• Trunk (male)
  • Extracutaneous
    • Uvea
    • Anorectal region
    • Upper aerodigestive tract
    • Sinonasal tract
    • Leptomeninges
Pathophysiology
  • Multistep process that involves interaction of genomic, environmental and host factors
  • 4 step model proposed (Pigment Cell Melanoma Res 2016;29:122):
    • Mitogenic driver mutation (i.e. BRAF mutation)
    • Escaping primary senescence (i.e. CDKN2A loss)
    • Overcoming apoptosis (i.e. TP53 mutation)
    • Immortalization (i.e. TERT-p mutation)
  • Main oncogenic signaling pathways
    • Mitogen activated protein kinase (MAPK) pathway (RAS / RAF / MEK / ERK)
    • PI3K / AKT / mTOR
    • WNT / beta catenin signaling pathway (N Engl J Med 2015;373:1926)
Etiology
  • Melanoma can occur de novo or develop on a pre-existent nevus, known as melanoma arising in nevus
  • Ultraviolet exposure is the main etiological factor
  • 2 main categories (Annu Rev Pathol 2014;9:239):
    • Cumulative sun damage (CSD) (pathways I - III)
      • Low CSD (superficial spreading melanoma / L CSD nodular melanoma)
      • High CSD (lentigo maligna melanoma / H CSD nodular melanoma / desmoplastic melanoma)
    • Not consistently associated with cumulative sun damage (pathways IV - IX)
      • Spitz melanoma, acral melanoma, mucosal melanoma, melanoma arising in congenital nevus, melanoma arising in blue nevus and uveal melanoma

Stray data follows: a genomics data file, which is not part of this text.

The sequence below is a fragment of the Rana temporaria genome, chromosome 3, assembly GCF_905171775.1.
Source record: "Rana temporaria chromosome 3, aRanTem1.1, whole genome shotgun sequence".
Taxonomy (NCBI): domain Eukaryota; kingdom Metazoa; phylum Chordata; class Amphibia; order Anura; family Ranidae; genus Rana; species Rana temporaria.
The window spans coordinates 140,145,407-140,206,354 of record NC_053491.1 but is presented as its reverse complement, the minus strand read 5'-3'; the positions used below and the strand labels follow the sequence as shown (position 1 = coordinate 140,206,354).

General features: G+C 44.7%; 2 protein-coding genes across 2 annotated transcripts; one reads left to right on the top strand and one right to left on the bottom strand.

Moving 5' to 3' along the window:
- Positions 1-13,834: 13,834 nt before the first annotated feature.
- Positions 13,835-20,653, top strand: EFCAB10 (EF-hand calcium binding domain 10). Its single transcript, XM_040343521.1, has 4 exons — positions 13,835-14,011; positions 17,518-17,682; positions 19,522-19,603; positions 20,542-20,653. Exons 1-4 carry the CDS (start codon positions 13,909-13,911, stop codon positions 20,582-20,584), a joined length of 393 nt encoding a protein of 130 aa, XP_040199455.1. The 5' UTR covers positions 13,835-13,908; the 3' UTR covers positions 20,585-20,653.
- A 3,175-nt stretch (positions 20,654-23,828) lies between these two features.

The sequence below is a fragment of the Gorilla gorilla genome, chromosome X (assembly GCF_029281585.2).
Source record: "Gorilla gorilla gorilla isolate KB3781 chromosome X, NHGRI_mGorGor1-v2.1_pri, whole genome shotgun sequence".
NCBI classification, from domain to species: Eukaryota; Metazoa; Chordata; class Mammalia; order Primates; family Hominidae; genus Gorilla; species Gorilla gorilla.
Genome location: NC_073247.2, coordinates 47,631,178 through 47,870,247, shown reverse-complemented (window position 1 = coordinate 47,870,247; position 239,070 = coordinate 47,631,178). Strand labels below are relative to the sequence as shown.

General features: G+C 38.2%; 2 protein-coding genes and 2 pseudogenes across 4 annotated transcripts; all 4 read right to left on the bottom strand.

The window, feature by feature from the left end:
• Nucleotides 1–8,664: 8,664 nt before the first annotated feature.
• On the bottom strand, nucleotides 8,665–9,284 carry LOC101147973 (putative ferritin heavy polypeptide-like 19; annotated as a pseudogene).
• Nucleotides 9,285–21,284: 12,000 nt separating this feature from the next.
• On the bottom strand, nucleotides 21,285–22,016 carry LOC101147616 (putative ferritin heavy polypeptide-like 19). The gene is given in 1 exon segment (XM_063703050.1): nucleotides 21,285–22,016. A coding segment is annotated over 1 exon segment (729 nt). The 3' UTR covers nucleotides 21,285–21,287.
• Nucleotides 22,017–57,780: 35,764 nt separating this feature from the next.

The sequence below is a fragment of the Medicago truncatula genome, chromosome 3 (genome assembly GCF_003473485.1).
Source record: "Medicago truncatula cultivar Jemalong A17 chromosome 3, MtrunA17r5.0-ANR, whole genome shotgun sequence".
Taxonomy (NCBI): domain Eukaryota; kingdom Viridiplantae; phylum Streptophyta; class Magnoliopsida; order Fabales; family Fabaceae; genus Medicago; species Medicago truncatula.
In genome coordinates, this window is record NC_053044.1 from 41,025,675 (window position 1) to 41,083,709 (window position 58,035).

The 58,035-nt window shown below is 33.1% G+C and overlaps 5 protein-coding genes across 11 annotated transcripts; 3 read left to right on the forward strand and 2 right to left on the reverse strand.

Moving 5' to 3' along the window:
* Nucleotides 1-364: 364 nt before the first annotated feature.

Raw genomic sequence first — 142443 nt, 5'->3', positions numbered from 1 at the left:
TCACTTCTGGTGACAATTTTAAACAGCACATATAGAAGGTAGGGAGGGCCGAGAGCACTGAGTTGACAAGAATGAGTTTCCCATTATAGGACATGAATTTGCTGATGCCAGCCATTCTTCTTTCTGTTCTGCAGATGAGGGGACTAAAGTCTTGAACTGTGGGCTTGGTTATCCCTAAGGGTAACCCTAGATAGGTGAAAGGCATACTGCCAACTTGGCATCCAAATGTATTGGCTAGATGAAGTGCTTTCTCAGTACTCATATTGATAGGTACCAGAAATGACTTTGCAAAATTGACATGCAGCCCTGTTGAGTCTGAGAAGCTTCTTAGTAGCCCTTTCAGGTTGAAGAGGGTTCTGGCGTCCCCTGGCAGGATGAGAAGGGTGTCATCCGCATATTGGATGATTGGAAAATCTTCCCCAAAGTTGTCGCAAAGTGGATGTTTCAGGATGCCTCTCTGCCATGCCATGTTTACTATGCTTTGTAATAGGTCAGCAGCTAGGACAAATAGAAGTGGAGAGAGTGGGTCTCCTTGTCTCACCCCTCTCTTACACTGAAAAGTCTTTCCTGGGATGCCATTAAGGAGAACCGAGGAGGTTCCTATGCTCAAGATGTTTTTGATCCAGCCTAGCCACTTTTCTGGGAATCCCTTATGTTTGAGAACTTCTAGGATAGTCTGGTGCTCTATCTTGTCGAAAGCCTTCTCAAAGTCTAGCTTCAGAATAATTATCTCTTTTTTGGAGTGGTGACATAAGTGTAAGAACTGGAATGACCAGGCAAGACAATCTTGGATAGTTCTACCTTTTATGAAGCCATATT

• Reference: Arch Pathol Lab Med 2020;144:500
Diagrams / tables

Images hosted on other servers:
AJCC staging 8th edition

AJCC staging 8th edition

Clinical features
  • Flat, slightly elevated, nodular, polypoid or verrucous pigmented lesion
  • May be achromic (amelanotic melanoma)
  • ABCDE rule (superficial spreading melanoma, lentigo maligna melanoma, acral lentiginous melanoma)
    1. Asymmetry
    2. Irregular borders
    3. Variation in color
    4. Diameter (> 6 mm)
    5. Evolution
  • Ugly duckling sign
  • Hutchinson sign
  • Blowfly sign (Donati: Clinical Dermatopathology - A Practical Guide to the Diagnosis of Skin Neoplasms, 1st Edition, 2019)
  • Associated conditions
    • Dysplastic nevus syndrome (BK mole syndrome)
    • BAP1 inactivated tumor syndrome
    • Xeroderma pigmentosum
    • Parkinson disease
  • Dermoscopic findings
    • Atypical pigmented network
    • Blue whitish veil
    • Atypical vascular pattern